British Touring Cars to receive 15 seconds of increased power per lap; ballast system axed from 2022
Felix Page Autocar writer
23 July 2019

British Touring Car Championship organiser TOCA has announced that Cosworth Electronics will supply hybrid powertrains for the race series from 2022. 

The new technology will be integrated into the competing cars’ existing 2.0-litre turbocharged powertrains, to keep costs down, and will be used primarily for passing and defending manoeuvres on track. But cars will also operate in full-electric mode in the pitlane.

The system will allow the BTCC to forego its current ‘success ballast’ system from 2022. Instead of race winners carrying more weight in their next outing, their hybrid usage will be more tightly restricted. 

Cosworth Electronics, a subsidiary of renowned engineering firm Cosworth, won the tender having demonstrated it could meet the packaging, performance and cost requirements outlined by TOCA.

The compact 60-volt system comprises a gearbox-mounted electric motor and separate cooling unit. A bespoke battery and its associated hardware, alongside modifications to the gearbox and ancillaries, entails an estimated 64kg weight gain for each car. 

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Early tests have shown that the most significant performance boost comes at the bottom of the rev range. The BTCC claims “the hybrid power burst will bring the engine up into the turbo ‘window’ more quickly”. Activating hybrid mode will temporarily add approximately 40bhp to a car’s power output, claims the BTCC.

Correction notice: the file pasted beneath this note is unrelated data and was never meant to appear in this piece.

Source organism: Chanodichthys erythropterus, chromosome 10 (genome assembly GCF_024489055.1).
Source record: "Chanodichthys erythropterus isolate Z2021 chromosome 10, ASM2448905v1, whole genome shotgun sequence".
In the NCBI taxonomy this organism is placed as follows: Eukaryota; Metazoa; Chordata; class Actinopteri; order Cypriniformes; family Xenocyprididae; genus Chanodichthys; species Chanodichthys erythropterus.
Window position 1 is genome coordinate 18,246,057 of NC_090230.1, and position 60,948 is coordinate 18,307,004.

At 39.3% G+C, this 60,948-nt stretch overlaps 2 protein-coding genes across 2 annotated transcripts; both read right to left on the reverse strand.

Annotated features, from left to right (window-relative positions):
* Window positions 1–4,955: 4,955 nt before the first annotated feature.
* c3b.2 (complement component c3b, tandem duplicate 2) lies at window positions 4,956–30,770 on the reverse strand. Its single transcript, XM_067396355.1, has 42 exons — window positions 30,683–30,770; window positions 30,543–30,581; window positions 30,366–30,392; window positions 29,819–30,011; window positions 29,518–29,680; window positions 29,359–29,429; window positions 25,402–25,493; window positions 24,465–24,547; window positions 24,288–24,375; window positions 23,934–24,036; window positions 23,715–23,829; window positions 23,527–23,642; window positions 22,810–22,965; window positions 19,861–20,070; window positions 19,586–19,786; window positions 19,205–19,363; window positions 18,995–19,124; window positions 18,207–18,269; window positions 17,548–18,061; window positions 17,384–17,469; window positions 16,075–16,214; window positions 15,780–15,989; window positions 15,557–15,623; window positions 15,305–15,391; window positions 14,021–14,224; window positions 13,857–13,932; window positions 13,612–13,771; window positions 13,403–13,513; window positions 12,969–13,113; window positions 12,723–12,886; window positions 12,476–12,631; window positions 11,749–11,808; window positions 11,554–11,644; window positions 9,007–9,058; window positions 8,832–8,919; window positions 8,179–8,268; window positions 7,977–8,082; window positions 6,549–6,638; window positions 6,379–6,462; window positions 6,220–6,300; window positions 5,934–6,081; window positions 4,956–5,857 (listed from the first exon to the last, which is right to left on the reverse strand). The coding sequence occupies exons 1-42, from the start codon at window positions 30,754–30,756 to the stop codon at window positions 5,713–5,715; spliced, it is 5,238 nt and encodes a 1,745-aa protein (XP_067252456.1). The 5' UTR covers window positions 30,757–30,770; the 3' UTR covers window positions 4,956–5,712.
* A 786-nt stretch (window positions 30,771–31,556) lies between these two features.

A simulation based on Silverstone revealed that a hybrid-equipped racer would accelerate faster out of Copse Corner than a conventionally-fuelled current model. 

Drivers can control how much energy they recuperate and deploy throughout the race, with a steering wheel-mounted button that engages and disengages the hybrid motor. The system will also deactivate under braking, when the pre-determined time limit has been reached or when throttle input changes suddenly. 

The BTCC is conducting tests to determine the exact rules of hybrid technology usage in races, but has confirmed that it cannot be deployed for more than a total of 15 seconds per lap.

Cosworth’s hybrid powertrain will cost teams £20,500 per season (£2050 per race). 

The competition’s shift to electrification was first announced in 2018, with testing scheduled to get underway as early as next year. The BTCC says hybridisation “could have been introduced from 2021” but “it was decided to stay with the original 2022 introduction date in order to allow ample preparation”. 

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Comments
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23 July 2019

This will just make the cars heavier and more complicated - and it won't be a performance differentiator. So presumably the only benefit is that the Series can be seen to be green(er), though I suspect that the fuel consumed by each car will not be much affected. And it seems daft to be bolting on such a crude system to cars like the Toyota which have a sophisticated, well developed and more powerful hybrid system on production models.  

Frankly, it would be more interesting if the system was optional. Then it would be interesting to see if the intermittent use of an extra 40 horsepower would be sufficient to offset the extra weight and associated tyre wear and braking issues when energy is recovered. 

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